In the Mood: Terry Teachout riffs on music and the pleasures of the flesh.
Was Louisa May Alcott infatuated with Hawthorne (“a rat with women”), Emerson — and Thoreau?
From a former Houghton Mifflin employee: “Even though the company dropped me like a creepy date when [expurgated], I feel a certain loss every time I see Hufty Mufty, Old Mother Mifflin, get passed around like some pimp’s tired goods.”
Phil Campbell, author of Zioncheck for President, contributes occasional Q&As to this site. Below he talks with historian Stephen Prothero, author of American Jesus: How the Son of God Became a National Icon, about Americans’ conveniently mutating interpretations of the Christian savior.
(I post this interview in the spirit of the barroom conversation, although I disagree with much of what is said toward the end of the exchange, particularly Prothero’s assertion that “one reason for the Democrats’ recent success is their newfound ‘godliness.’” I don’t believe this is true. And, on a side note, even if it were, it wouldn’t be something to embrace. Our government is designed to protect religious observance and belief while standing wholly apart from it. I’ll leave it at that. Your mileage may vary.)
The friendly Jesus lives on of course, in the hearts and minds of many an evangelical. But I remain convinced that, post-9/11, we are in an era of terror, and a more macho and militaristic Jesus fits that era better than the Mr. Rogers’ Jesus of times past. Lots of things could turn this around. In fact, one of the themes of American Jesus is that Our Hero is forever driven hither and yon by the cultural, political, and economic winds. Shift the circumstances, and Jesus will morph into something else. So, for example, if a real grassroots movement against the war in Iraq emerges, we might see Jesus in more of a pacifist mode. And if a dirty bomb explodes in an American city, we will become even more further entrenched in He-Man Jesus. Continue reading…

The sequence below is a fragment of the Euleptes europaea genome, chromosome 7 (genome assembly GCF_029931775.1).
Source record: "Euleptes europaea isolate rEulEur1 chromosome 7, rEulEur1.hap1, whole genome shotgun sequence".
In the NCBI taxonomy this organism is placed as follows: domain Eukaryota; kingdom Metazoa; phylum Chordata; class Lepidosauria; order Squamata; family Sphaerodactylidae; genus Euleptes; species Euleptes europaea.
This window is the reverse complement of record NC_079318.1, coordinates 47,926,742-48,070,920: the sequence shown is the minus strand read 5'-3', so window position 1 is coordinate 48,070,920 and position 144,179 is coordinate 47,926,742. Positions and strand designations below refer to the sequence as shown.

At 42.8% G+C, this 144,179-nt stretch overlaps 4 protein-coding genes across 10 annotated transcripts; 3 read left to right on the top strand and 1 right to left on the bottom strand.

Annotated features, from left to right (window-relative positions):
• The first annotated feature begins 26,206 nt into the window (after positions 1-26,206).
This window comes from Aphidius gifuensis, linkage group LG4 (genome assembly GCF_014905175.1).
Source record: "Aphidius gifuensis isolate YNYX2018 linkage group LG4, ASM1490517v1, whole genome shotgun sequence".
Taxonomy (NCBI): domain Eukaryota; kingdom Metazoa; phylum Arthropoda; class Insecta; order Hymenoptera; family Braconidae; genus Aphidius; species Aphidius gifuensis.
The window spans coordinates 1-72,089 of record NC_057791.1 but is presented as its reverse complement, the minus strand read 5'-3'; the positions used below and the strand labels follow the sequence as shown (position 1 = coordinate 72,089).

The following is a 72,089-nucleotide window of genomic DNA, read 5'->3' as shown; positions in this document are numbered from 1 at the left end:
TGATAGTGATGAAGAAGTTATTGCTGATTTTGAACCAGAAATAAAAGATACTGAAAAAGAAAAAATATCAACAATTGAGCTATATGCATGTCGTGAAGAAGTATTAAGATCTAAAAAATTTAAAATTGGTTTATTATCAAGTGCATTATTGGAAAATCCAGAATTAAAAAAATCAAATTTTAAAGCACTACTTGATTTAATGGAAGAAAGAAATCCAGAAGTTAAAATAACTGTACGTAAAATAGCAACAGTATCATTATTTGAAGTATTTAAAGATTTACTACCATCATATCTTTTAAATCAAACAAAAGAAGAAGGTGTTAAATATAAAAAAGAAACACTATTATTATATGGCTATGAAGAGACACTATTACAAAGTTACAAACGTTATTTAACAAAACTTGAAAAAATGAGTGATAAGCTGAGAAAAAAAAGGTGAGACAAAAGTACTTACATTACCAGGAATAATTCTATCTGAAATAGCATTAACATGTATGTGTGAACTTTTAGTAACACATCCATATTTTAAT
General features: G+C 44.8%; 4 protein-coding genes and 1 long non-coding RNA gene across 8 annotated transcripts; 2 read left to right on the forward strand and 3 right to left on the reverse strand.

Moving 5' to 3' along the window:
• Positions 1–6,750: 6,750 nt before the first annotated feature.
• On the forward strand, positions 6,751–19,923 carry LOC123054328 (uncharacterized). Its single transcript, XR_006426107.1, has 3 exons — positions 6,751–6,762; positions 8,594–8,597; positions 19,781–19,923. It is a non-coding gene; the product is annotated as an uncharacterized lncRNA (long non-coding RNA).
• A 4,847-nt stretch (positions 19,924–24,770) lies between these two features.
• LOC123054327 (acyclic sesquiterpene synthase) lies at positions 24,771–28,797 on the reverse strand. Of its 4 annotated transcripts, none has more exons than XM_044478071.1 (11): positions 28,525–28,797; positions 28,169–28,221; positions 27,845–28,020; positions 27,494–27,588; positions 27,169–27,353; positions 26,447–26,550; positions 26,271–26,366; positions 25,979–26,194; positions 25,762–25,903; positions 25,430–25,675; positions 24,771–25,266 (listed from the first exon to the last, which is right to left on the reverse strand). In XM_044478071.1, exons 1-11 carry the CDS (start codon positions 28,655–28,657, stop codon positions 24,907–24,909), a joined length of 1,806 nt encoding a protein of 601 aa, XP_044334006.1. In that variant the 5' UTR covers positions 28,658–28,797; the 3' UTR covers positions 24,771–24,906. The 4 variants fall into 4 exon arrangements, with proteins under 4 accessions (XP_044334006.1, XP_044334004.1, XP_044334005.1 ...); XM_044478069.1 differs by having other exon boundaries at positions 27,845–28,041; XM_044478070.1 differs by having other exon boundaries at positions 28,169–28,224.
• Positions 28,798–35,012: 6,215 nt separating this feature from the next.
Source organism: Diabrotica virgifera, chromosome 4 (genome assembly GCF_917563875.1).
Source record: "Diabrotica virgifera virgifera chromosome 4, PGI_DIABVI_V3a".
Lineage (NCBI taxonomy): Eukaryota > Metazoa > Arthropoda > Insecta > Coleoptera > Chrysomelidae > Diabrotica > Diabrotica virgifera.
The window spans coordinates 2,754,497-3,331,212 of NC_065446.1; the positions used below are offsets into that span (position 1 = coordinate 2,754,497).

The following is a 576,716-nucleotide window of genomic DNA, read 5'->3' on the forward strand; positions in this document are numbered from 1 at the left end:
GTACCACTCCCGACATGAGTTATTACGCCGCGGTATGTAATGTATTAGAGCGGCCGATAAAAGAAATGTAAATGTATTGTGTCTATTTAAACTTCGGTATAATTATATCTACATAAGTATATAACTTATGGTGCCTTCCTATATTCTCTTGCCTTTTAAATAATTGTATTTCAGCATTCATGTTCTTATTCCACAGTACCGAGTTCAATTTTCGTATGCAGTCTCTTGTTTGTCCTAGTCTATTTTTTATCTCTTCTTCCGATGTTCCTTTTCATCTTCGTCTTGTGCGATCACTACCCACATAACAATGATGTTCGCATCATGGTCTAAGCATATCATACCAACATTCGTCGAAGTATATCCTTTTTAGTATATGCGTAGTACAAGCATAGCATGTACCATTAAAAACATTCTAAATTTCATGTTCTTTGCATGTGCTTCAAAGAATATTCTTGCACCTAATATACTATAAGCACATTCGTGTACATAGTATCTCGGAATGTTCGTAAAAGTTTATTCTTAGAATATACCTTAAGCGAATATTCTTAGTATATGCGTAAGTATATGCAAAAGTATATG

Man. I have gone through my periods of disenchantment with New York City, no doubt about that, but the visceral revulsion I’ve started to feel on waking and moving through my days is something new. Thus the quiet. Also, the redesign (a million thanks, Max), which hasn’t proved as motivational as I’d hoped.
I know it’s not just where I live — though a mushroom did spring fully-formed overnight from the bathroom wall this summer — it’s also what I’m doing. Namely: working the 9-5, avoiding TGBIW, and trying not to wilt like my hibiscus plant as the daylight hours shrink.
In the late poetry of Mark Strand, “The self is not unknowable and jettisoned, but unknowable and utterly present, which is worse.”
“Kingsley and Martin Amis once had a good row about the word ‘dilapidated.’”
Venezuela’s new electronic voting system involves paper receipts. Officials will count them and compare the totals against electronic results.
At The Elegant Variation, Jonathan Lethem talks Daniel Fuchs, Shirley Jackson, and “the utter and irreversible canonization” of Philip K. Dick.
I believe I’d flee the baronessa’s literary retreat/finishing school, too. That, or use the lobster fork to shove peas up my nose.
The Smart Set is a weekly feature, compiled by Lauren Cerand, that usually appears Mondays at 12:30pm and highlights the best of the week to come. Special favor is given to New York’s independent booksellers and venues, and low-cost and free events. Please send details to lauren [at] maudnewton.com by the Thursday prior to publication, with the eventÃ¢â‚¬â„¢s date in the subject line.